There are however things that you can do to help the process along.

Take the time in the beginning to prepare the soil well.

We’ve talked about this before.

Add compost, chopped leaves, manure and a little peat moss to make sure that you create a place where plants truly can grow.

I continue to add these things to keep the soil rich but the beginning of life of a garden is when you can really do the best job of building a good home. 

Next comes your chosen method of watering.

Now, I know this is not nearly as much fun as buying and planting but it is important for many reasons.

All of us should be continually aware of our water consumption – no matter how high the water table and how easy it is to get your own well.

Water is in short supply on this planet. 

Using it wisely is simply the only responsible choice.

That is the moral reason why I love drip irrigation systems.

But the truth is it’s really great for the plants as well.

Not to mention how easy it is to use.

You may have noticed black hoses in some of my previous pictures.

Emitter hoses in front bed.

That is my wonderful drip system.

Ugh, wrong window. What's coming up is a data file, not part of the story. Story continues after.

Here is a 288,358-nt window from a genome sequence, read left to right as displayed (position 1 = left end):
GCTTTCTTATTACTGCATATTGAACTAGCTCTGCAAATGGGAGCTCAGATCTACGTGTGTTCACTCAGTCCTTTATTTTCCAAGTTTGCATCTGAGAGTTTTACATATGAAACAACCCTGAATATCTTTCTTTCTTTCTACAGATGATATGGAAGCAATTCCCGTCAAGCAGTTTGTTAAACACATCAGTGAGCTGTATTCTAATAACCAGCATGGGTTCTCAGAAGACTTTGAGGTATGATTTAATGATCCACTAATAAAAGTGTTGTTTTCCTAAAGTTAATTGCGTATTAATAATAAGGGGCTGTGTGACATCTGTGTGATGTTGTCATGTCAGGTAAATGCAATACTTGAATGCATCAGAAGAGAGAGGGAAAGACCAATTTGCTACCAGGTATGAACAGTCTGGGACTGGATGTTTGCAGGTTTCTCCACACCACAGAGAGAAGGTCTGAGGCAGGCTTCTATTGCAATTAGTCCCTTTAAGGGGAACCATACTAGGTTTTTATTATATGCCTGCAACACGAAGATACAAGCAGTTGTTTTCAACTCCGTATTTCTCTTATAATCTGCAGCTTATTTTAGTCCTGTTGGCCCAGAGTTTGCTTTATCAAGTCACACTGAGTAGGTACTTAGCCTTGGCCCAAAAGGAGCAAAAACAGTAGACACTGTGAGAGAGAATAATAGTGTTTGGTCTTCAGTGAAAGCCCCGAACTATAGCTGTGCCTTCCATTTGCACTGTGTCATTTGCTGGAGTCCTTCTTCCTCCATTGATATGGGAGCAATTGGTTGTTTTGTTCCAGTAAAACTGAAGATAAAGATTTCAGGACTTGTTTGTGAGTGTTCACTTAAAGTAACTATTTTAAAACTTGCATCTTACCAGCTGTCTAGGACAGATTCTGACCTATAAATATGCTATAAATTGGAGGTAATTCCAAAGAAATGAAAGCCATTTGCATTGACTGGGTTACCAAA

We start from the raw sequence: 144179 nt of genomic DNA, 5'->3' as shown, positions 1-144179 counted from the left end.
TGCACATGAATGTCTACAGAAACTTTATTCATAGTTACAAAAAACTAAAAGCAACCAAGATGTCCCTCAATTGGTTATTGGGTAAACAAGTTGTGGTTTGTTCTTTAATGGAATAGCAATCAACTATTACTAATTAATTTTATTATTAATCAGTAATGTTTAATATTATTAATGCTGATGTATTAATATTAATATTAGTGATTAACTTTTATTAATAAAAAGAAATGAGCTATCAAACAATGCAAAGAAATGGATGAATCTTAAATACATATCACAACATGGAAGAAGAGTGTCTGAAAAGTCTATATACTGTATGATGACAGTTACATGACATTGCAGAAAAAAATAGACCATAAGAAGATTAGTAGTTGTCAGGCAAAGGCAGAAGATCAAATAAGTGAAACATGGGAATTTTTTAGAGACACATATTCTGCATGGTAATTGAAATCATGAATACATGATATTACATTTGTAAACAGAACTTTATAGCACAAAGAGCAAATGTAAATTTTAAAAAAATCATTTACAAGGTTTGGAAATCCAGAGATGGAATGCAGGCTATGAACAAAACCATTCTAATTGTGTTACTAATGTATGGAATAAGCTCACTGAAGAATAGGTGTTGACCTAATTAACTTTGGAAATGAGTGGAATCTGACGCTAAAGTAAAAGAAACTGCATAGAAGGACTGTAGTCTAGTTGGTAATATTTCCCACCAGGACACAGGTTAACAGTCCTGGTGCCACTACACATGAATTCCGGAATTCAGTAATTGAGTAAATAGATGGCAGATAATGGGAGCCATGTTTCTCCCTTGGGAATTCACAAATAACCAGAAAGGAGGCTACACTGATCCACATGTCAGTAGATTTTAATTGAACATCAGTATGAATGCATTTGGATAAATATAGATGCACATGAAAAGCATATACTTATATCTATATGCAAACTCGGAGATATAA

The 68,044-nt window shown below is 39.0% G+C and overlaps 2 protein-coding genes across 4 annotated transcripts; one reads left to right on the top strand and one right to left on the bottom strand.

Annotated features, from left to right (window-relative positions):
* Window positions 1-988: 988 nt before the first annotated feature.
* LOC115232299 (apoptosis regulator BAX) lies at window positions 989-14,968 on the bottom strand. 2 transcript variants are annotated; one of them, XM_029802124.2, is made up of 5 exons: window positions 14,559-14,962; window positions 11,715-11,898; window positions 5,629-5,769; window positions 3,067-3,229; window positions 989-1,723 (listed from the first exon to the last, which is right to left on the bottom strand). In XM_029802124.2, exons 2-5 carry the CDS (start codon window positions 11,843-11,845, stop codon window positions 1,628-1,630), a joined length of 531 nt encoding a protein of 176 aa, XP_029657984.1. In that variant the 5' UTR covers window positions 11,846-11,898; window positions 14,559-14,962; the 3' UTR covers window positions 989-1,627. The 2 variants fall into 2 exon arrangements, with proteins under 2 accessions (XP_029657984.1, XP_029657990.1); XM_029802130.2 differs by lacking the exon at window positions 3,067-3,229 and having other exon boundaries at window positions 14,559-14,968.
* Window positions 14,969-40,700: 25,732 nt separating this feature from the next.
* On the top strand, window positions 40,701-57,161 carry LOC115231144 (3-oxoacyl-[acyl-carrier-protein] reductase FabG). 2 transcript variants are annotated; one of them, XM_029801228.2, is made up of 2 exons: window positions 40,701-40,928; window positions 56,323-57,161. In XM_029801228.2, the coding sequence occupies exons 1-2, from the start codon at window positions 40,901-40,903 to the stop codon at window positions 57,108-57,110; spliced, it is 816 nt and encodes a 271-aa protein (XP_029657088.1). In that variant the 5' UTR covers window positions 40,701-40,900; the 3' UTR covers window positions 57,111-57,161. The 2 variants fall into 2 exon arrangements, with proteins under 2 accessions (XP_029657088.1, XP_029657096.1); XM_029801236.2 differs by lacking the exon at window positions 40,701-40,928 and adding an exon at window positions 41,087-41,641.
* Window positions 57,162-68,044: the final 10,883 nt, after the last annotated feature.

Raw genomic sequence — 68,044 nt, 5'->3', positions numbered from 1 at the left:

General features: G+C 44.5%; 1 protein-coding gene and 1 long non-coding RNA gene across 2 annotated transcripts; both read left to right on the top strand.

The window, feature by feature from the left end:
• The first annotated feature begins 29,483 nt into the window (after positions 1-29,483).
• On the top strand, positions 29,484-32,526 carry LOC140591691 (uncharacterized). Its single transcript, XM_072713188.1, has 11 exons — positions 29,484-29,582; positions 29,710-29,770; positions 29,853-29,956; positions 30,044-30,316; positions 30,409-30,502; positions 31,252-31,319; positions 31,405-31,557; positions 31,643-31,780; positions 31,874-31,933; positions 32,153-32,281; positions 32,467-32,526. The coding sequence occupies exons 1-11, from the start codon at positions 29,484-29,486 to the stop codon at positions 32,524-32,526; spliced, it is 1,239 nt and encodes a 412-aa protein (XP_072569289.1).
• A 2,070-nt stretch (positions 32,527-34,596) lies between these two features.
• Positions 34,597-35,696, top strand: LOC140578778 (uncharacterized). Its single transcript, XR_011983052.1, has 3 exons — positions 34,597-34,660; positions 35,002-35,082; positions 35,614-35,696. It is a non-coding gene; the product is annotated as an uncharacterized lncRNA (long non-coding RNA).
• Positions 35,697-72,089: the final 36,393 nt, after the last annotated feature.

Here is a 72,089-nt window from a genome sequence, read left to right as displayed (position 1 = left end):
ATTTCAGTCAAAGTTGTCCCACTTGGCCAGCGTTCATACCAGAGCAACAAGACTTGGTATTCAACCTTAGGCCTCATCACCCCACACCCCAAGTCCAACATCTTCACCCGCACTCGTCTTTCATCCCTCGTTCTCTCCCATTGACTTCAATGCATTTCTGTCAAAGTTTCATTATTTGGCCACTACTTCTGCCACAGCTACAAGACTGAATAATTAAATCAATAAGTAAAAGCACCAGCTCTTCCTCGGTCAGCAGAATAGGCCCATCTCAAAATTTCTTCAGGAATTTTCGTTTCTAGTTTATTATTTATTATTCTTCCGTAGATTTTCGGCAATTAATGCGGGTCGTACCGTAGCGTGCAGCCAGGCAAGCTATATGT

It runs throughout my garden and makes it unbelievably simple to water then entire garden.

I simply lift the handle on two faucets and walk away.

Here’s how it works.

The black hoses are ½” tubing with emitters inside the hose.

You can order them with 9”, 12” or 18” spacing. 

Your other choice is ½ gallon per hour or 1 GPH.

As I recall mine have 12” spacing with 1GPH.

The entire system comes from a company called Dripworks.

Unfortunately, it is not sold at retail in this part of the country, but can be ordered online at

The kindly people there will even help you design your system and figure out how much emitter tubing you need and additional fittings, etc.

After laying more feet of this than I care to admit, John completed the project.

A four-way splitter was attached to the faucet. 

Then he put female fittings at the end of each section of emitter tubing.

The ends were then capped.

There you have it.

A big backyard perennial garden watered deeply – completely by turning on two faucets. 

What geniuses these people are.